About

Old Time Blues—more than anything else—is a digital repository of 78 RPM phonograph records, dedicated to the preservation of the music held in their grooves and the history behind them.  On Old Time Blues, you’ll find music dating back to the first half of the twentieth-century: jazz, blues, hillbilly music and more, presented straight off the original record, with related photographs and other original artifacts interspersed.  But that’s not all there is to it.  Also featured here from time to time are short biographies of musical artists from the ascribed era, and other assorted ramblings.

Questions, comments, complaints, or requests?  Leave a comment on this page or any of the posts here!

Who Am I?

Your master of ceremonies.

My name is R. Connor Montgomery.  The R. stands for Robert, but I go by my middle name to avoid confusion with the movie star.  I  am an amateur historian and song collector, and a general enthusiast of times past. More than anything, I am an admirer of the first half of the twentieth century, from the tail-end of the Victorian era to the early days of the Atomic Age, with a particular predilection toward the period interceding the two World Wars.

All of my life, as far back as I can remember that is, I have been captivated by times long before my own, and I’ve often felt that my purpose in life is to preserve the relics and traditions of those days gone by.  When I was a child, I was enamored with the 1950s, and as I grew up, so did my interests drift backwards, into the 1940s, 1930s, and 1920s.  My deep affection for those times is accentuated greatly by my distaste for a great many facets of this so-called “postmodern age.”  Of course, I try not to let my glasses become too rose-tinted, those times—like our current times—had a host of woes of which I’m well aware, yet somehow I find in that period a certain magic, a certain charm, a certain impossible to describe quality that is sorely lacking today.

My desire is to preserve and to revive the best elements of that era, while keeping along the best aspects of the present day; to keep the good and do away with the bad of both yesterday and today.  After amassing a modestly sizable collection of 78 RPM records, I felt selfish keeping all that wonderful music to myself.  Having always loved writing, I created this website to share the joy of early twentieth-century music with the world, reproduced from the records in my collection, and accompanied by my ramblings about their history.

Why Old Time Blues?

The record that started it all.

This site’s name, “Old Time Blues”, represents not the genre of music—though you will find plenty of that here as well—but the feeling, a feeling I feel so strongly.  After spending a lot of time brainstorming fruitlessly for an appropriate name, I came across a 1921 jazz composition by famed trumpeter Johnny Dunn by the name “Old Time Blues“, and it seemed to perfectly fit my life-long yearning for so many things from times long before my own.

“Why does the logo say ‘Electrically Recorded’?,” you may ask.  Well, first of all, it looks pretty darn cool if you ask me, but more than that, just think about it, everything posted on the internet is “electrically recorded” so to speak, so it’s just as valid applied to a website as it was on record labels in the 1920s.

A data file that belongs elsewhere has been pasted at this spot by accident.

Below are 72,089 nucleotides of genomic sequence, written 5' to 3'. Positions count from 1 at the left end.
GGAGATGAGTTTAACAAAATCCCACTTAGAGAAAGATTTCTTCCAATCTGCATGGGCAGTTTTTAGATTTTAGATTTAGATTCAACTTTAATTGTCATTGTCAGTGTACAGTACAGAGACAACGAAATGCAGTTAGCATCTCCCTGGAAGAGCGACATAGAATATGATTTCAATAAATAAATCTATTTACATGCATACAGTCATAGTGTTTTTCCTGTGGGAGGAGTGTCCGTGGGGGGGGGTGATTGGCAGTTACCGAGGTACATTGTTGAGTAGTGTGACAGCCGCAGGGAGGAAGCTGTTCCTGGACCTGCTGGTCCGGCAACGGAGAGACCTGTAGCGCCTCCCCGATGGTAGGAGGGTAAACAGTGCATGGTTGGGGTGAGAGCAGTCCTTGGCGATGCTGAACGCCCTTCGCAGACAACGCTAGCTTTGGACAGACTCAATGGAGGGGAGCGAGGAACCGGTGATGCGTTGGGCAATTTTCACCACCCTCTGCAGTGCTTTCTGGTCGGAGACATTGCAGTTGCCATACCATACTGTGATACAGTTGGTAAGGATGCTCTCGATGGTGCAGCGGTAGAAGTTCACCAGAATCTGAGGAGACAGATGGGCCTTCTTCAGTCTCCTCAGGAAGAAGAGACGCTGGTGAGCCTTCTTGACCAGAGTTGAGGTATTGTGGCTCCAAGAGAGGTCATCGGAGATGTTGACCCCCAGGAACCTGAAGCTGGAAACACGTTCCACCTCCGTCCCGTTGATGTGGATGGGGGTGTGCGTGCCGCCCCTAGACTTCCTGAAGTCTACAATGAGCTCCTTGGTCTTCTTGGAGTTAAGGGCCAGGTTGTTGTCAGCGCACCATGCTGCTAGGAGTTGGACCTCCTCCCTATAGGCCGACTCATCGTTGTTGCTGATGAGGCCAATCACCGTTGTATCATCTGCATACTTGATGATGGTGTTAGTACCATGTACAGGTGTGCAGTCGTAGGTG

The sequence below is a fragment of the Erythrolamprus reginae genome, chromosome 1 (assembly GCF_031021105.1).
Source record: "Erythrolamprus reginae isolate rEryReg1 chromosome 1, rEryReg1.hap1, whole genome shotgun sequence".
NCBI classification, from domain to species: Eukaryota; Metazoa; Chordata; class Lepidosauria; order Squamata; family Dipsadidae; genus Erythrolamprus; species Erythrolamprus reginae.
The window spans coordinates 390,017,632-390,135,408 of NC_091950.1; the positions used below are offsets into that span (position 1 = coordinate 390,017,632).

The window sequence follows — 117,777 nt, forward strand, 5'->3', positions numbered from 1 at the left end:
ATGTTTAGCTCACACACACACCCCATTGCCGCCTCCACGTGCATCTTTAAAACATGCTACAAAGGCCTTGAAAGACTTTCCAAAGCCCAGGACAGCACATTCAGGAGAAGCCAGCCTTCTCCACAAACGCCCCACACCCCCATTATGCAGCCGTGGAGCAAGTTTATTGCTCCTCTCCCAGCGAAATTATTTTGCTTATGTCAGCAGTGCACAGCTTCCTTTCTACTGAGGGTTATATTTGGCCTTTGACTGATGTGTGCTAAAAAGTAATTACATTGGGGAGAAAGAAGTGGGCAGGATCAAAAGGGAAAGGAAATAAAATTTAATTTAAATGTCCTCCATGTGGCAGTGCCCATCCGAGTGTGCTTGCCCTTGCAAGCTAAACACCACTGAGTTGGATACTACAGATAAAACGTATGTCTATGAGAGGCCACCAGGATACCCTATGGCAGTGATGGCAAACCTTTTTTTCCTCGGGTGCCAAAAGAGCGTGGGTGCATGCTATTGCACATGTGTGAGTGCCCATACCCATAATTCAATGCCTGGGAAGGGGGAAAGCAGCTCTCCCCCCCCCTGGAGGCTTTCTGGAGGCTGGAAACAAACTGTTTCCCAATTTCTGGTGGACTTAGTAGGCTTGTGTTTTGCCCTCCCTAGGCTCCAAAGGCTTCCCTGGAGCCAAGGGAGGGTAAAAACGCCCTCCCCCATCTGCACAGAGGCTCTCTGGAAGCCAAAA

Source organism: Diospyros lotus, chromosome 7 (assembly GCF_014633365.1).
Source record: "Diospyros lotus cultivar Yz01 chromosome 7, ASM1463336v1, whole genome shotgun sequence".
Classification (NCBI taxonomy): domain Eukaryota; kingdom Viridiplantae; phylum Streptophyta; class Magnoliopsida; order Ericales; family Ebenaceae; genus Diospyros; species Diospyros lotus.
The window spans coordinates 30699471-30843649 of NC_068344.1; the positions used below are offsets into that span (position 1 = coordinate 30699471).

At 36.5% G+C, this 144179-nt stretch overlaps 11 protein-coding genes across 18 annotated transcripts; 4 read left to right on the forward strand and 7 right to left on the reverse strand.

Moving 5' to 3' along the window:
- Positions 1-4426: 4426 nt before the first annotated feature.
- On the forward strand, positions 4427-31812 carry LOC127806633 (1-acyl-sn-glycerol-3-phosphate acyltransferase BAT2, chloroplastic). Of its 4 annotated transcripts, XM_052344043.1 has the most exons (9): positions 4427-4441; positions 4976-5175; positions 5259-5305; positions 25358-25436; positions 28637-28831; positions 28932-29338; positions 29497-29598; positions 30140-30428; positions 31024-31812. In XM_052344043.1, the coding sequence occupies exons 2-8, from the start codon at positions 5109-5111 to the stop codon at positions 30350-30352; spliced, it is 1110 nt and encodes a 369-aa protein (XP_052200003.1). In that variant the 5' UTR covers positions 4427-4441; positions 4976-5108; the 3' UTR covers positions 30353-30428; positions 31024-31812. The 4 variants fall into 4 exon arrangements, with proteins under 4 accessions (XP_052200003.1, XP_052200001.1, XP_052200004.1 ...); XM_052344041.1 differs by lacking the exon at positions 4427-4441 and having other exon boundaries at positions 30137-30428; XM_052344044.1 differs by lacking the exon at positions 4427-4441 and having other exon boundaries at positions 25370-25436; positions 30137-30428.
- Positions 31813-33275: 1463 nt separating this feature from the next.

About the Media Posted Here

All music featured here is transferred from 78 records in my personal collection.  They are recorded in Audacity from my very humble, very unprofessional Rek-O-Kut Rondine Jr. (a modified Gemini turntable) with either a Sanyo CN1000 MKII cartridge with 3.0 mil elliptical stylus or Grado F3+ cartridge with unknown 78 stylus (probably 3 or 3.5 mil), after running through (hardware) equalization.  The audio files presented here are unaltered, excepting varying degrees of restoration (usually minimal).  They may not be the best sounding transfers in the world, but I do my best to see that they’re not the worst, and I know for a fact that they sound better than some of the transfers that get commercially released!

Unless explicitly noted, all historical photographs are scanned from hard copies in my own possession, with credit given to the source.  All modern photographs were taken by R.C. Montgomery or close acquaintance unless noted otherwise.

This site uses your browser’s built-in audio playback, no third party applications.  If the system does not work for you, please report the issue in one of the comment sections, including the name of your browser, so I can try to figure out what’s going on.

About the Website

Old Time Blues was created In the wee hours of May 27, 2015 by R. Connor Montgomery, previously the founder and administrator of Fett1138.net, home of the Star Wars fan group, the Followers of Mandalore since 2009.

This website uses WordPress with the Twenty Eleven theme, the background image is a circa 1920s photograph of Hamilton, Texas.  Logo typeface is an older (2011) version of “Crystal Deco” font by Pixel Sagas, licensed free for personal use; “Electrically Recorded” branding from 1927 Herwin record label created by Herwin Record Company of St. Louis, Missouri, believed to be in the public domain.